graph showing fall in nos. of traditional projection cameras vs. rising digital ones

Ratio of traditional projection to digital projection - 50% at 2011

These efforts will come at a pivotal time in film technology. 2011 opened with the release of Happy Slapping, the first feature-length film shot entirely on a smartphone. Last month, the three major global camera manufacturers (AARI, Panavision, and Aeton) announced they would stop producing 35mm movie cameras, focusing instead solely on digital equipment. Additionally, just a few weeks ago, a report by the IHS Screen Digest Cinema Intelligence service projected that, by DCIFF 2012’s opening night, a majority of movie screens globally will have converted to digital projection. What’s more, by 2015 it is predicted that only 17% of screens will support 35mm film, essentially making film-based projection a niche market rather than the industry standard.

Granted, this does not mean that in another year’s time everything will be produced digitally. Indie film auteurs often require the warm tones that only 35mm can provide, so many will use that format regardless of the constraints. Camera manufacturers still plan to sell, repair and rent their equipment for the foreseeable future. Such leading lights as Paul Thomas Anderson and Quentin Tarantino have gone so far as to insist that they will retire from filmmaking altogether the day theaters stop playing films on 35mm. And Michael Bay, a director whose special effects continue to lead the field, still prefers to use 35mm to capture his images, even if that means digitizing the 2D 35mm film into 3D in post production. However, this means that there will limit the venues where their films could be shown, and the audience that can experience their art.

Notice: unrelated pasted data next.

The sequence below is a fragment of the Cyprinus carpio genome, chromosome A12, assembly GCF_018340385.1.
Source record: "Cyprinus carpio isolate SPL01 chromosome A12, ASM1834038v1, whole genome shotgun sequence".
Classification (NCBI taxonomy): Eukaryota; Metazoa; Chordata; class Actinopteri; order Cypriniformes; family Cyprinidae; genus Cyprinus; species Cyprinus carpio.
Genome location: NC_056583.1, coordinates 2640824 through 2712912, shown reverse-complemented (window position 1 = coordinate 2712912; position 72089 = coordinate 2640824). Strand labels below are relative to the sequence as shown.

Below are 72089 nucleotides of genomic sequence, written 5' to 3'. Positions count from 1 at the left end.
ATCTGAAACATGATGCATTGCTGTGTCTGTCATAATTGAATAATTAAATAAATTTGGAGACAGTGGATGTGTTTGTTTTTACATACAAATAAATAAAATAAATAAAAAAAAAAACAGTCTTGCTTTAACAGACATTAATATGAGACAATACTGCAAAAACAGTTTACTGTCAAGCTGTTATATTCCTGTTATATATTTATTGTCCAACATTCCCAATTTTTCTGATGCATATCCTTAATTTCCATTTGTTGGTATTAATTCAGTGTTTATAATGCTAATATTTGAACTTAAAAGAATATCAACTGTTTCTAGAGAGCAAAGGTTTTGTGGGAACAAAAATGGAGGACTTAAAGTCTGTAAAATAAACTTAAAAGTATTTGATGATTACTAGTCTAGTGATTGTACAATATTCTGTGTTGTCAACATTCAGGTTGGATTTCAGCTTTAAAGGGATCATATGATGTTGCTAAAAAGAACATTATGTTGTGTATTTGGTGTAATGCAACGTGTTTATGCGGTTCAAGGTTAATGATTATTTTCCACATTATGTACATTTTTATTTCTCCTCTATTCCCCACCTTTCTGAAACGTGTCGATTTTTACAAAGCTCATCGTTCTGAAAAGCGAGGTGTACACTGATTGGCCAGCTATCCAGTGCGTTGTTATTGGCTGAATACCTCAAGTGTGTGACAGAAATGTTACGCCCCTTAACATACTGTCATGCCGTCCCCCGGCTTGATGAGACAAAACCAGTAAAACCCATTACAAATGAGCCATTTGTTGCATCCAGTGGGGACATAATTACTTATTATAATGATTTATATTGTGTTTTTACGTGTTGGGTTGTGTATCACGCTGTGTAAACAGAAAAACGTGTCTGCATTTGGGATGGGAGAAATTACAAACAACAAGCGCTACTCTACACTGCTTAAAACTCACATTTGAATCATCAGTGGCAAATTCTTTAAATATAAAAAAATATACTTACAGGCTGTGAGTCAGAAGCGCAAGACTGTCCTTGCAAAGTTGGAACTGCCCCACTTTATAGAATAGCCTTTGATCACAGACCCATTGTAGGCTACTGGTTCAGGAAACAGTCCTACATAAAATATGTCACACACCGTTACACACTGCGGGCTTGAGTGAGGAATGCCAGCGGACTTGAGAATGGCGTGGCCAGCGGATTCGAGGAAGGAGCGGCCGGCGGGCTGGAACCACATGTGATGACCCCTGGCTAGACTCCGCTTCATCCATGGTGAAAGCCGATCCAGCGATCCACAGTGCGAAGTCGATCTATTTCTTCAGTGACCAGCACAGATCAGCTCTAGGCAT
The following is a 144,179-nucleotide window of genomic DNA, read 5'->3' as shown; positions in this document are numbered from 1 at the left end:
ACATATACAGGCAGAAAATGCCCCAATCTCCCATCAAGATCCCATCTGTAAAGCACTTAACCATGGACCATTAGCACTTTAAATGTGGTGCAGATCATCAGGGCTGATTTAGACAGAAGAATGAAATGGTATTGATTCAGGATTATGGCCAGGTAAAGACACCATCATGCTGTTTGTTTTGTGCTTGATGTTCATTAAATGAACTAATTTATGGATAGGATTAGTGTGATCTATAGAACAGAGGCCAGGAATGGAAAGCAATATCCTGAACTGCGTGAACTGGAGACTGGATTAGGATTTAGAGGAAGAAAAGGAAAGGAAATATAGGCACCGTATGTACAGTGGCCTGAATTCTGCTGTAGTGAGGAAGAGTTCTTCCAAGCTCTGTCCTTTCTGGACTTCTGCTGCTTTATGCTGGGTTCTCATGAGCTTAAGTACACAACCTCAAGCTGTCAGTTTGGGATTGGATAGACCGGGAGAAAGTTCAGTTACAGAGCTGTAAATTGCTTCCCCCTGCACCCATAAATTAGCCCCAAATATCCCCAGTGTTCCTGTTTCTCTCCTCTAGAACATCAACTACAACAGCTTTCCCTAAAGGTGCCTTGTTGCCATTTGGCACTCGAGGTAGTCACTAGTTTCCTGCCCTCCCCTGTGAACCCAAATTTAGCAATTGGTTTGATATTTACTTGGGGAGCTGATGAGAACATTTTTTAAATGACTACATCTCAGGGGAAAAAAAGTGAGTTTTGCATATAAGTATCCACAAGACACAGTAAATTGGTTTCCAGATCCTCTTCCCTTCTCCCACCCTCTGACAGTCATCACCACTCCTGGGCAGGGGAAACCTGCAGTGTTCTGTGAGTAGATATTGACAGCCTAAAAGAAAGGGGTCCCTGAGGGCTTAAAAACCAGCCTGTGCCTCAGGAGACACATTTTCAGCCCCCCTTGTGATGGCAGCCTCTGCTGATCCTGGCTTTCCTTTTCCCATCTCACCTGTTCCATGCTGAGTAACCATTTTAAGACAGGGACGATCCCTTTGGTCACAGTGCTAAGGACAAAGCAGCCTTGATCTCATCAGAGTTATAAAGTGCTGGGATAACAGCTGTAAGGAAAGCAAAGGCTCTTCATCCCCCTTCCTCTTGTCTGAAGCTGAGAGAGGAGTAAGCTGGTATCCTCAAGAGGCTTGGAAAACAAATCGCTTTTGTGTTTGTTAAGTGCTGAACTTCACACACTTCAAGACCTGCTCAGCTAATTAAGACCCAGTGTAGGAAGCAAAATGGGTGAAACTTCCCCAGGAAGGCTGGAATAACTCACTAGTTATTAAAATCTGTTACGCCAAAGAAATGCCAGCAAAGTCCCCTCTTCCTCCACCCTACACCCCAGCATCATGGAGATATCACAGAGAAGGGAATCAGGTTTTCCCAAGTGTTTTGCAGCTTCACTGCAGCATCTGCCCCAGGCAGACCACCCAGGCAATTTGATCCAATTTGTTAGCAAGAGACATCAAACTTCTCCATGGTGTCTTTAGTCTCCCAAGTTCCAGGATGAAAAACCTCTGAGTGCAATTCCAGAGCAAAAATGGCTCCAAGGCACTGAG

Then why stop making something so beloved by such an important segment of users? We all know the answer – supply and demand (and cheaper production costs in other countries). Just as the bottom fell out of the typewriter market when word processors became the norm, and Kodak no longer manufactures film still cameras for the everyday consumer, the 35mm camera may be slated to go the way of the dinosaurs. This cannot solely be laid at the feet of the manufacturers – their production choices live and die by the bottom line.

The technological advances that have made 3D more accessible to more filmmakers, as well as the strides that were made in virtual CG and animation have done their part. Moreover, the audience has come to expect content which is best produced (sometimes can *only* be produced) digitally and released to support the need for instant gratification. A generation that has grown up with reality TV and YouTube will not blink at a film like Paranormal Activity – shot (by a video game programmer who had never directed before) on a digital camera is also likely to embrace the feature made with nothing more than an iPhone.